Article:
Immune checkpoint blockade (ICB) provides clinical benefit to a minority of patients with urothelial carcinoma (UC). The role of CD4+ T cells in ICB-induced antitumor activity is not well defined; however, CD4+ T cells are speculated to play a supportive role in the development of CD8+ T cells that kill tumor cells after recognition of tumor antigens presented by MHC class I. To investigate the mechanisms of ICB-induced activity against UC, we developed mouse organoid-based transplantable models that have histologic and genetic similarity to human bladder cancer. We found that ICB can induce tumor rejection and protective immunity with these systems in a manner dependent on CD4+ T cells but not reliant on CD8+ T cells. Evaluation of tumor infiltrates and draining lymph nodes after ICB revealed expansion of IFN-γ–producing CD4+ T cells. Tumor cells in this system express MHC class I, MHC class II, and the IFN-γ receptor (Ifngr1), but none were necessary for ICB-induced tumor rejection. IFN-γ neutralization blocked ICB activity, and, in mice depleted of CD4+ T cells, IFN-γ ectopically expressed in the tumor microenvironment was sufficient to inhibit growth of tumors in which the epithelial compartment lacked Ifngr1. Our findings suggest unappreciated CD4+ T cell–dependent mechanisms of ICB activity, principally mediated through IFN-γ effects on the microenvironment.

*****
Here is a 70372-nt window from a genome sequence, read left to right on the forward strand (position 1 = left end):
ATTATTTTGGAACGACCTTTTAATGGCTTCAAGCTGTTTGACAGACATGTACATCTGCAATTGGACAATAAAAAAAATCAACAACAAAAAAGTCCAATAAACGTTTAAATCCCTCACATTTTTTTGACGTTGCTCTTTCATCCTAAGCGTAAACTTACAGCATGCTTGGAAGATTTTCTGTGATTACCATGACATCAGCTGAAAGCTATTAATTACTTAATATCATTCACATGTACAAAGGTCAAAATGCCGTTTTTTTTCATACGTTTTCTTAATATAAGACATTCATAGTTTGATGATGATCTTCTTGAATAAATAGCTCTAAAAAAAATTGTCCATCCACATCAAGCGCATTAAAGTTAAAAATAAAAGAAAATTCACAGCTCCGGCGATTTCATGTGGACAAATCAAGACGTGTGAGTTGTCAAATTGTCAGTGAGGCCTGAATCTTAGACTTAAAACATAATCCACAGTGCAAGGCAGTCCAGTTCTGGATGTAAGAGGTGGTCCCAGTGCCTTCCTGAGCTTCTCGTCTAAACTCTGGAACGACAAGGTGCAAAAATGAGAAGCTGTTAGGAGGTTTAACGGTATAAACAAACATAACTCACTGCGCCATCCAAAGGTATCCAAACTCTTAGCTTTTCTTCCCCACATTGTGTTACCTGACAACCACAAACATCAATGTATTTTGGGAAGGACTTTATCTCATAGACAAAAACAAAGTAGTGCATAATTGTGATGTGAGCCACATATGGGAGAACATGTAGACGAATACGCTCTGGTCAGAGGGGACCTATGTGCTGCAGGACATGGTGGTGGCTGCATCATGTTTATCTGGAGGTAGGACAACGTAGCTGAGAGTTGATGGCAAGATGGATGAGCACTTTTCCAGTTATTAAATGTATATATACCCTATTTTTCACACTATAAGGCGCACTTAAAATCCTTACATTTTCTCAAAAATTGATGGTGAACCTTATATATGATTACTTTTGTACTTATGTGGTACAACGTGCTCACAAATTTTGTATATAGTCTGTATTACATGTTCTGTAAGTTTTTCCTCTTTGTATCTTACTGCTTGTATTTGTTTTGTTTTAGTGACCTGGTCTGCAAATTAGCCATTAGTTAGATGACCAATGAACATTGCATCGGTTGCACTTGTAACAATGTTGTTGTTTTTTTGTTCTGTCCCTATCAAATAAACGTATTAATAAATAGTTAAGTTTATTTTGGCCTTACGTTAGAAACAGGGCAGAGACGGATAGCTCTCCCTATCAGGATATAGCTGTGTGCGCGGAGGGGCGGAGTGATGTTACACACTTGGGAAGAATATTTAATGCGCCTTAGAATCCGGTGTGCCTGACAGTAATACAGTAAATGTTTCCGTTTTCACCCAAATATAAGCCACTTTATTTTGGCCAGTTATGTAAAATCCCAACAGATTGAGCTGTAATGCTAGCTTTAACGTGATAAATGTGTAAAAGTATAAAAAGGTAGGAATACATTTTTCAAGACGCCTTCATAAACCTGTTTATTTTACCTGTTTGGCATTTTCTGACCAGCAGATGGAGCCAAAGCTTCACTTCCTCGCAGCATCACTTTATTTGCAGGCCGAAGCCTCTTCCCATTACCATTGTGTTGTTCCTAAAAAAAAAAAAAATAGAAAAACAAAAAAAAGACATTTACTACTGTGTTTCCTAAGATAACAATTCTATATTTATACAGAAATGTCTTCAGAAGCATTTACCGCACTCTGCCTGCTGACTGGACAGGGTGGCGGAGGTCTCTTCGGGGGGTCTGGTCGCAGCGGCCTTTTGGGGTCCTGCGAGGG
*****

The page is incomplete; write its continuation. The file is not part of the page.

Yuji Sato, Jennifer K. Bolzenius, Abdallah M. Eteleeb, Xinming Su, Christopher A. Maher, Jennifer K. Sehn, Vivek K. Arora
Probable driver mutations identified in MCB6C and their human orthologs